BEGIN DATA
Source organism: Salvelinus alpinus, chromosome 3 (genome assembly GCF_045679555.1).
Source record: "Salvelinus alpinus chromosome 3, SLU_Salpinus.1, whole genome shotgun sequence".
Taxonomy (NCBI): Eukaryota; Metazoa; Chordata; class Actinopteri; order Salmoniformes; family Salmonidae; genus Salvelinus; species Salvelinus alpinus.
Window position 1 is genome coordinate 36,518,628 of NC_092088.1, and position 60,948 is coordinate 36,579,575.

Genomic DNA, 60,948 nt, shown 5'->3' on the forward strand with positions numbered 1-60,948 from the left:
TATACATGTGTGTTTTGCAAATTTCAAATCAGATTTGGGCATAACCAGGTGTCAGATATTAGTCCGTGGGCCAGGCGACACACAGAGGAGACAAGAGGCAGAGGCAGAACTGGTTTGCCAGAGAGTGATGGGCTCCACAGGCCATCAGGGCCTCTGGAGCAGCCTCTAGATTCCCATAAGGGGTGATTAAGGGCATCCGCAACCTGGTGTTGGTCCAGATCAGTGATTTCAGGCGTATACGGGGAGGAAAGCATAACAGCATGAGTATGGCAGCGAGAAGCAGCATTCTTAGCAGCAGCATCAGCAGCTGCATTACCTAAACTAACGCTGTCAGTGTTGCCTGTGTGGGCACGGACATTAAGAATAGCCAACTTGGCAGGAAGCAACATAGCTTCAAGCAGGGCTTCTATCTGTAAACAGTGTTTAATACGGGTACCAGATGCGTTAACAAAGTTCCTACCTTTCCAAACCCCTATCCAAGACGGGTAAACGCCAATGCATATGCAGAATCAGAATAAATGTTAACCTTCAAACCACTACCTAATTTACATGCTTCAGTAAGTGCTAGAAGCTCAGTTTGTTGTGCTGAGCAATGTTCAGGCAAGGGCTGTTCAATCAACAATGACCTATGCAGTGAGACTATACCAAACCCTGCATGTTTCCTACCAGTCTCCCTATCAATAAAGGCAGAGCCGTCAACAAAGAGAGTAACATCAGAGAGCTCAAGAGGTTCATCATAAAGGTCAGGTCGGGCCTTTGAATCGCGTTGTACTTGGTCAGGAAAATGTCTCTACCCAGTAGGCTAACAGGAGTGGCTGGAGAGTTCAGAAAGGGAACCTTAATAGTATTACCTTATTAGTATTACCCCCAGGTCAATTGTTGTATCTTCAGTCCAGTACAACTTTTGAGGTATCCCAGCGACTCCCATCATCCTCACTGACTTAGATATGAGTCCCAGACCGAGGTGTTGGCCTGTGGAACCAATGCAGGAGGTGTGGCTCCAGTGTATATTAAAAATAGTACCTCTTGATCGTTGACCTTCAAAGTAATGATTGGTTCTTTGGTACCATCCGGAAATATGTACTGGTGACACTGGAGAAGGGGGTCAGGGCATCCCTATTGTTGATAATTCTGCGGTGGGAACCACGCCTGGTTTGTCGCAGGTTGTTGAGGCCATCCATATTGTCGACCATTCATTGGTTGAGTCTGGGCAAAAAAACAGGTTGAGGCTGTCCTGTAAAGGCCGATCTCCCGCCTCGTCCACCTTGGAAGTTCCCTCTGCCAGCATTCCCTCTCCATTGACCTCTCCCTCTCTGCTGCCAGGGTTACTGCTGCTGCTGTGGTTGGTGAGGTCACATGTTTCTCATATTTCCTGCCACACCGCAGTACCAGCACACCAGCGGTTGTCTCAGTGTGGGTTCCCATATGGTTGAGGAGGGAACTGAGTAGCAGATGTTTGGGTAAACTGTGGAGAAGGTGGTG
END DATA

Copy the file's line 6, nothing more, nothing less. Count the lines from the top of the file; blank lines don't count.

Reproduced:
TATACATGTGTGTTTTGCAAATTTCAAATCAGATTTGGGCATAACCAGGTGTCAGATATTAGTCCGTGGGCCAGGCGACACACAGAGGAGACAAGAGGCAGAGGCAGAACTGGTTTGCCAGAGAGTGATGGGCTCCACAGGCCATCAGGGCCTCTGGAGCAGCCTCTAGATTCCCATAAGGGGTGATTAAGGGCATCCGCAACCTGGTGTTGGTCCAGATCAGTGATTTCAGGCGTATACGGGGAGGAAAGCATAACAGCATGAGTATGGCAGCGAGAAGCAGCATTCTTAGCAGCAGCATCAGCAGCTGCATTACCTAAACTAACGCTGTCAGTGTTGCCTGTGTGGGCACGGACATTAAGAATAGCCAACTTGGCAGGAAGCAACATAGCTTCAAGCAGGGCTTCTATCTGTAAACAGTGTTTAATACGGGTACCAGATGCGTTAACAAAGTTCCTACCTTTCCAAACCCCTATCCAAGACGGGTAAACGCCAATGCATATGCAGAATCAGAATAAATGTTAACCTTCAAACCACTACCTAATTTACATGCTTCAGTAAGTGCTAGAAGCTCAGTTTGTTGTGCTGAGCAATGTTCAGGCAAGGGCTGTTCAATCAACAATGACCTATGCAGTGAGACTATACCAAACCCTGCATGTTTCCTACCAGTCTCCCTATCAATAAAGGCAGAGCCGTCAACAAAGAGAGTAACATCAGAGAGCTCAAGAGGTTCATCATAAAGGTCAGGTCGGGCCTTTGAATCGCGTTGTACTTGGTCAGGAAAATGTCTCTACCCAGTAGGCTAACAGGAGTGGCTGGAGAGTTCAGAAAGGGAACCTTAATAGTATTACCTTATTAGTATTACCCCCAGGTCAATTGTTGTATCTTCAGTCCAGTACAACTTTTGAGGTATCCCAGCGACTCCCATCATCCTCACTGACTTAGATATGAGTCCCAGACCGAGGTGTTGGCCTGTGGAACCAATGCAGGAGGTGTGGCTCCAGTGTATATTAAAAATAGTACCTCTTGATCGTTGACCTTCAAAGTAATGATTGGTTCTTTGGTACCATCCGGAAATATGTACTGGTGACACTGGAGAAGGGGGTCAGGGCATCCCTATTGTTGATAATTCTGCGGTGGGAACCACGCCTGGTTTGTCGCAGGTTGTTGAGGCCATCCATATTGTCGACCATTCATTGGTTGAGTCTGGGCAAAAAAACAGGTTGAGGCTGTCCTGTAAAGGCCGATCTCCCGCCTCGTCCACCTTGGAAGTTCCCTCTGCCAGCATTCCCTCTCCATTGACCTCTCCCTCTCTGCTGCCAGGGTTACTGCTGCTGCTGTGGTTGGTGAGGTCACATGTTTCTCATATTTCCTGCCACACCGCAGTACCAGCACACCAGCGGTTGTCTCAGTGTGGGTTCCCATATGGTTGAGGAGGGAACTGAGTAGCAGATGTTTGGGTAAACTGTGGAGAAGGTGGTG